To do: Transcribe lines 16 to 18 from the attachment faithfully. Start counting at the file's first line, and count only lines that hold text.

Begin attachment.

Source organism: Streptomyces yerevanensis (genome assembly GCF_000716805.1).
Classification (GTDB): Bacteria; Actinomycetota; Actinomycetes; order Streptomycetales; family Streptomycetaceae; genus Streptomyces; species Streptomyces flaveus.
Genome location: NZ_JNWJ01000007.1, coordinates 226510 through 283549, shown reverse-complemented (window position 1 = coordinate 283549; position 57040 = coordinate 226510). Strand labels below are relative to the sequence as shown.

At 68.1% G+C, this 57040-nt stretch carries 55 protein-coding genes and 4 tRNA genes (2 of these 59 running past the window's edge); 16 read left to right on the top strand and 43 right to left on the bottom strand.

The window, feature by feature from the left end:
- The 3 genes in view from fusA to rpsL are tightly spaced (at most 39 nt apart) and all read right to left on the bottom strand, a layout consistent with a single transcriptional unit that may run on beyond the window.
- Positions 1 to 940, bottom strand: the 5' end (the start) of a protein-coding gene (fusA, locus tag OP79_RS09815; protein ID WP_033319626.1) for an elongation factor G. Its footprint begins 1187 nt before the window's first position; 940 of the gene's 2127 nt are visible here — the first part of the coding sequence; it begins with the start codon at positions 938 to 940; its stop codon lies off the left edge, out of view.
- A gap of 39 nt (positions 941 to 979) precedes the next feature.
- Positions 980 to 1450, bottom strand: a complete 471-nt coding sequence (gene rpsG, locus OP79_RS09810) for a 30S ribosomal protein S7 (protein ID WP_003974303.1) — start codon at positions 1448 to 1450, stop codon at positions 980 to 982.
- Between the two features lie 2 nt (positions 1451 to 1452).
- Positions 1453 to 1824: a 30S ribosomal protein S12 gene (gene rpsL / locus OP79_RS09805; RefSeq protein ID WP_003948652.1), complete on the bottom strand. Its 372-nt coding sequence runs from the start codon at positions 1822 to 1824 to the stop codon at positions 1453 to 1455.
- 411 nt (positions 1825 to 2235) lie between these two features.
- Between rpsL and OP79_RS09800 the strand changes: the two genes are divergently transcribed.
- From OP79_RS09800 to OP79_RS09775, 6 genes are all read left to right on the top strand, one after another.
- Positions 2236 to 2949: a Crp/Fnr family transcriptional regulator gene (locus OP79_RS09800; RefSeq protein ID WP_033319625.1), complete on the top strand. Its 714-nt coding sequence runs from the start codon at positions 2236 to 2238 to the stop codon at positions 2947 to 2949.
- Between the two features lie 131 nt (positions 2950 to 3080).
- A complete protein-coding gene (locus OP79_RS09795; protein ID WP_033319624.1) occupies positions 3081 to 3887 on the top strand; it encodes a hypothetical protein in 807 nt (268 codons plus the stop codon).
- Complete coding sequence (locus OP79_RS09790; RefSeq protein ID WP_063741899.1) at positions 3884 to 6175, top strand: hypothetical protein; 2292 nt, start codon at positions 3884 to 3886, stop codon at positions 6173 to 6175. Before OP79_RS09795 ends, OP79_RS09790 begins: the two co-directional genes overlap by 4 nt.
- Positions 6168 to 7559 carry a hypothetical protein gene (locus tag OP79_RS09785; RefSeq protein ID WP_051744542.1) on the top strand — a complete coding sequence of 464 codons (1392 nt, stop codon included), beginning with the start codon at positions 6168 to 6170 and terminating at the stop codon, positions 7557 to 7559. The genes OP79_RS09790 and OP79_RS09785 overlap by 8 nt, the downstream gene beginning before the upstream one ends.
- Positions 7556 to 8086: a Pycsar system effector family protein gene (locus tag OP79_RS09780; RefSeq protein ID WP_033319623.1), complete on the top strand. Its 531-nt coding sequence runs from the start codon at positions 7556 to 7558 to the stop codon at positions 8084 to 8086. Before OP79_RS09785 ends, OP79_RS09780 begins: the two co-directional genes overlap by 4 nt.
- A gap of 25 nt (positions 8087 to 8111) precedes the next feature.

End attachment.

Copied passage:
- Between the two features lie 131 nt (positions 2950 to 3080).
- A complete protein-coding gene (locus OP79_RS09795; protein ID WP_033319624.1) occupies positions 3081 to 3887 on the top strand; it encodes a hypothetical protein in 807 nt (268 codons plus the stop codon).
- Complete coding sequence (locus OP79_RS09790; RefSeq protein ID WP_063741899.1) at positions 3884 to 6175, top strand: hypothetical protein; 2292 nt, start codon at positions 3884 to 3886, stop codon at positions 6173 to 6175. Before OP79_RS09795 ends, OP79_RS09790 begins: the two co-directional genes overlap by 4 nt.